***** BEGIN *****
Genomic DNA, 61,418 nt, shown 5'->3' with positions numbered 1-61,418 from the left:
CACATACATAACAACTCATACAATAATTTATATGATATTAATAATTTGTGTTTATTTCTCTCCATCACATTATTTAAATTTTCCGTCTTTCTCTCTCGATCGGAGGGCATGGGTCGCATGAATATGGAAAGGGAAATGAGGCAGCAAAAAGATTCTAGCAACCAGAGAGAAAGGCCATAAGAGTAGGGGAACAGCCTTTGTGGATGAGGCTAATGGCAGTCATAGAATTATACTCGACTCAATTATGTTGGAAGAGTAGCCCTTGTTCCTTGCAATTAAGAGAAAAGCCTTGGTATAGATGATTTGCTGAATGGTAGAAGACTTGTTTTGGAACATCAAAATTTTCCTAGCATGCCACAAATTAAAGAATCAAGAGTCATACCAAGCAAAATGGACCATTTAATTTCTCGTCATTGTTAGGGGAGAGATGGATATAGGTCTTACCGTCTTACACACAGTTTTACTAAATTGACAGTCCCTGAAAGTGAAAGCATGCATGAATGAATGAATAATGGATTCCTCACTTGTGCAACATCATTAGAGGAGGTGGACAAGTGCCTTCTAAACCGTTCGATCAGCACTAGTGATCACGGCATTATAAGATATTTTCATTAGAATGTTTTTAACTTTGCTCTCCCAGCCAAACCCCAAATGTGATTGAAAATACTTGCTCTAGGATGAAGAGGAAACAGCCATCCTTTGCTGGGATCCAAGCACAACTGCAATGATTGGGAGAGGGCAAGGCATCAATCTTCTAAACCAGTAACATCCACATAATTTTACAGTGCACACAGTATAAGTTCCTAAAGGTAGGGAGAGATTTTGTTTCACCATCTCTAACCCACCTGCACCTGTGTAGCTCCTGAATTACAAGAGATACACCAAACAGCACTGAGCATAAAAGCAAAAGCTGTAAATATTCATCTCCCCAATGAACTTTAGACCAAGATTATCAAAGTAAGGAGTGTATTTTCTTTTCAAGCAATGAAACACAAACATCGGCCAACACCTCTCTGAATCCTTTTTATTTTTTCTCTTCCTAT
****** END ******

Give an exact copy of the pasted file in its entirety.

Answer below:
Genomic DNA, 61,418 nt, shown 5'->3' with positions numbered 1-61,418 from the left:
CACATACATAACAACTCATACAATAATTTATATGATATTAATAATTTGTGTTTATTTCTCTCCATCACATTATTTAAATTTTCCGTCTTTCTCTCTCGATCGGAGGGCATGGGTCGCATGAATATGGAAAGGGAAATGAGGCAGCAAAAAGATTCTAGCAACCAGAGAGAAAGGCCATAAGAGTAGGGGAACAGCCTTTGTGGATGAGGCTAATGGCAGTCATAGAATTATACTCGACTCAATTATGTTGGAAGAGTAGCCCTTGTTCCTTGCAATTAAGAGAAAAGCCTTGGTATAGATGATTTGCTGAATGGTAGAAGACTTGTTTTGGAACATCAAAATTTTCCTAGCATGCCACAAATTAAAGAATCAAGAGTCATACCAAGCAAAATGGACCATTTAATTTCTCGTCATTGTTAGGGGAGAGATGGATATAGGTCTTACCGTCTTACACACAGTTTTACTAAATTGACAGTCCCTGAAAGTGAAAGCATGCATGAATGAATGAATAATGGATTCCTCACTTGTGCAACATCATTAGAGGAGGTGGACAAGTGCCTTCTAAACCGTTCGATCAGCACTAGTGATCACGGCATTATAAGATATTTTCATTAGAATGTTTTTAACTTTGCTCTCCCAGCCAAACCCCAAATGTGATTGAAAATACTTGCTCTAGGATGAAGAGGAAACAGCCATCCTTTGCTGGGATCCAAGCACAACTGCAATGATTGGGAGAGGGCAAGGCATCAATCTTCTAAACCAGTAACATCCACATAATTTTACAGTGCACACAGTATAAGTTCCTAAAGGTAGGGAGAGATTTTGTTTCACCATCTCTAACCCACCTGCACCTGTGTAGCTCCTGAATTACAAGAGATACACCAAACAGCACTGAGCATAAAAGCAAAAGCTGTAAATATTCATCTCCCCAATGAACTTTAGACCAAGATTATCAAAGTAAGGAGTGTATTTTCTTTTCAAGCAATGAAACACAAACATCGGCCAACACCTCTCTGAATCCTTTTTATTTTTTCTCTTCCTAT